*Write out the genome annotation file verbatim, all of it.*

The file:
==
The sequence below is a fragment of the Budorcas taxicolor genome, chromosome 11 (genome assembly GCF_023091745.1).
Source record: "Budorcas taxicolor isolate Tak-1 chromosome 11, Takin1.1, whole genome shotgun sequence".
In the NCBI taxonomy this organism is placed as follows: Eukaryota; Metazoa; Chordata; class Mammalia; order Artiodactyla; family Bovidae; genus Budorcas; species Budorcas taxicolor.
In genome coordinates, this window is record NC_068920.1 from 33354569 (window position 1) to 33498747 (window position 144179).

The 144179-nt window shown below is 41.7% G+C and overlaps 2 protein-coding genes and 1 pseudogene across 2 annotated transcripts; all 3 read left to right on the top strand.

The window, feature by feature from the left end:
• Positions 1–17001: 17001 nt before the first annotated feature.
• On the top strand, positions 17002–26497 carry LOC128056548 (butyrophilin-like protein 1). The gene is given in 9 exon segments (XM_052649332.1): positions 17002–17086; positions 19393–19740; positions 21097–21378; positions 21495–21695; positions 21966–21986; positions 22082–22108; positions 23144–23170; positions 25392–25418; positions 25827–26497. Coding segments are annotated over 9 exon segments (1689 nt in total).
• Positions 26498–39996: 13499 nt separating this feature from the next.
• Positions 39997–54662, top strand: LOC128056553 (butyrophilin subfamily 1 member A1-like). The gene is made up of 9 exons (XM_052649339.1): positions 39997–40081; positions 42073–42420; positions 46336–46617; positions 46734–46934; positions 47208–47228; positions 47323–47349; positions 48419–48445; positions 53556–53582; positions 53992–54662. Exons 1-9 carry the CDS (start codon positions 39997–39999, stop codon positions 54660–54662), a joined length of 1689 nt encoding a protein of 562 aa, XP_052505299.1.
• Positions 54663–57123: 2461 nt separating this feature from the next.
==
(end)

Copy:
The sequence below is a fragment of the Budorcas taxicolor genome, chromosome 11 (genome assembly GCF_023091745.1).
Source record: "Budorcas taxicolor isolate Tak-1 chromosome 11, Takin1.1, whole genome shotgun sequence".
In the NCBI taxonomy this organism is placed as follows: Eukaryota; Metazoa; Chordata; class Mammalia; order Artiodactyla; family Bovidae; genus Budorcas; species Budorcas taxicolor.
In genome coordinates, this window is record NC_068920.1 from 33354569 (window position 1) to 33498747 (window position 144179).

The 144179-nt window shown below is 41.7% G+C and overlaps 2 protein-coding genes and 1 pseudogene across 2 annotated transcripts; all 3 read left to right on the top strand.

The window, feature by feature from the left end:
• Positions 1–17001: 17001 nt before the first annotated feature.
• On the top strand, positions 17002–26497 carry LOC128056548 (butyrophilin-like protein 1). The gene is given in 9 exon segments (XM_052649332.1): positions 17002–17086; positions 19393–19740; positions 21097–21378; positions 21495–21695; positions 21966–21986; positions 22082–22108; positions 23144–23170; positions 25392–25418; positions 25827–26497. Coding segments are annotated over 9 exon segments (1689 nt in total).
• Positions 26498–39996: 13499 nt separating this feature from the next.
• Positions 39997–54662, top strand: LOC128056553 (butyrophilin subfamily 1 member A1-like). The gene is made up of 9 exons (XM_052649339.1): positions 39997–40081; positions 42073–42420; positions 46336–46617; positions 46734–46934; positions 47208–47228; positions 47323–47349; positions 48419–48445; positions 53556–53582; positions 53992–54662. Exons 1-9 carry the CDS (start codon positions 39997–39999, stop codon positions 54660–54662), a joined length of 1689 nt encoding a protein of 562 aa, XP_052505299.1.
• Positions 54663–57123: 2461 nt separating this feature from the next.